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J Mol Med (Berl). 2017 Nov;95(11):1153-1165. doi: 10.1007/s00109-017-1575-8. Epub 2017 Aug 7.

Mechanisms of foam cell formation in atherosclerosis.

Author information

1
Department of Neurochemistry, Division of Basic and Applied Neurobiology, Serbsky Federal Medical Research Center of Psychiatry and Narcology, Moscow, Russia, 119991.
2
Laboratory of Angiopathology, Institute of General Pathology and Pathophysiology, Russian Academy of Medical Sciences, Moscow, Russia, 125315.
3
Skolkovo Innovative Center, Institute for Atherosclerosis Research, Moscow, Russia, 121609.
4
Federal Scientific Clinical Center for Resuscitation and Rehabilitation, Moscow, Russia, 109240.
5
Laboratory of Angiopathology, Institute of General Pathology and Pathophysiology, Russian Academy of Medical Sciences, Moscow, Russia, 125315. a.h.opexob@gmail.com.
6
Skolkovo Innovative Center, Institute for Atherosclerosis Research, Moscow, Russia, 121609. a.h.opexob@gmail.com.

Abstract

Low-density lipoprotein (LDL) and cholesterol homeostasis in the peripheral blood is maintained by specialized cells, such as macrophages. Macrophages express a variety of scavenger receptors (SR) that interact with lipoproteins, including SR-A1, CD36, and lectin-like oxLDL receptor-1 (LOX-1). These cells also have several cholesterol transporters, including ATP-binding cassette transporter ABCA1, ABCG1, and SR-BI, that are involved in reverse cholesterol transport. Lipids internalized by phagocytosis are transported to late endosomes/lysosomes, where lysosomal acid lipase (LAL) digests cholesteryl esters releasing free cholesterol. Free cholesterol in turn is processed by acetyl-CoA acetyltransferase (ACAT1), an enzyme that transforms cholesterol to cholesteryl esters. The endoplasmic reticulum serves as a depot for maintaining newly synthesized cholesteryl esters that can be processed by neutral cholesterol ester hydrolase (NCEH), which generates free cholesterol that can exit via cholesterol transporters. In atherosclerosis, pro-inflammatory stimuli upregulate expression of scavenger receptors, especially LOX-1, and downregulate expression of cholesterol transporters. ACAT1 is also increased, while NCEH expression is reduced. This results in deposition of free and esterified cholesterol in macrophages and generation of foam cells. Moreover, other cell types, such as endothelial (ECs) and vascular smooth muscle cells (VSMCs), can also become foam cells. In this review, we discuss known pathways of foam cell formation in atherosclerosis.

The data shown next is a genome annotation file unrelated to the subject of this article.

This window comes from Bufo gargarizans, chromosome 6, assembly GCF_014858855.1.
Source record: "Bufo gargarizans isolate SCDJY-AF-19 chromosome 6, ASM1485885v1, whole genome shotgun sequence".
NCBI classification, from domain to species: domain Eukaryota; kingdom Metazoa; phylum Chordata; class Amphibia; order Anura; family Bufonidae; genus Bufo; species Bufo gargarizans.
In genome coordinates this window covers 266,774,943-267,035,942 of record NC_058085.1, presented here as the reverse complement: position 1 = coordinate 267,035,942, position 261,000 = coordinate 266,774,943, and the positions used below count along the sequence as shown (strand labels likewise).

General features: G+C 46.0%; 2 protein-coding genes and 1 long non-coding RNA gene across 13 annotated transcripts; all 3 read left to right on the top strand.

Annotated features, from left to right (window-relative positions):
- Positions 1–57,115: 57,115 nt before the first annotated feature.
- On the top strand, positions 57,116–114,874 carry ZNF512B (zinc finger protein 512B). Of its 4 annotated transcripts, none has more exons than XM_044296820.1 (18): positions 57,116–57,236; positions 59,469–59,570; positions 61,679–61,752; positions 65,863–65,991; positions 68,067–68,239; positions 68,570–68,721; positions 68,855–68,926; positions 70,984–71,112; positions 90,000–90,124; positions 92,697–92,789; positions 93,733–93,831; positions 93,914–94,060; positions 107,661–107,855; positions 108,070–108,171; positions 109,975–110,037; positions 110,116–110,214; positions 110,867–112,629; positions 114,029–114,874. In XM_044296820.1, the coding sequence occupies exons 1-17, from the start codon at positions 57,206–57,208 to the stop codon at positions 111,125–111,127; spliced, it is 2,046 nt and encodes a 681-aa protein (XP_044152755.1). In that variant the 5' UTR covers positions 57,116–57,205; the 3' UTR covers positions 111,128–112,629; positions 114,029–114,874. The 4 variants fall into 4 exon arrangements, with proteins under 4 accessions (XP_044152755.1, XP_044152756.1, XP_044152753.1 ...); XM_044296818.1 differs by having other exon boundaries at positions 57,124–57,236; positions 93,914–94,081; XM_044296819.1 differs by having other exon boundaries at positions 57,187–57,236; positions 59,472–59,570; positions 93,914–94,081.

KEYWORDS:

Atherosclerosis; Cholesterol; Endothelial cell; Foam cell; Macrophage; Smooth muscle cell; oxLDL

PMID:
28785870
DOI:
10.1007/s00109-017-1575-8
[Indexed for MEDLINE]

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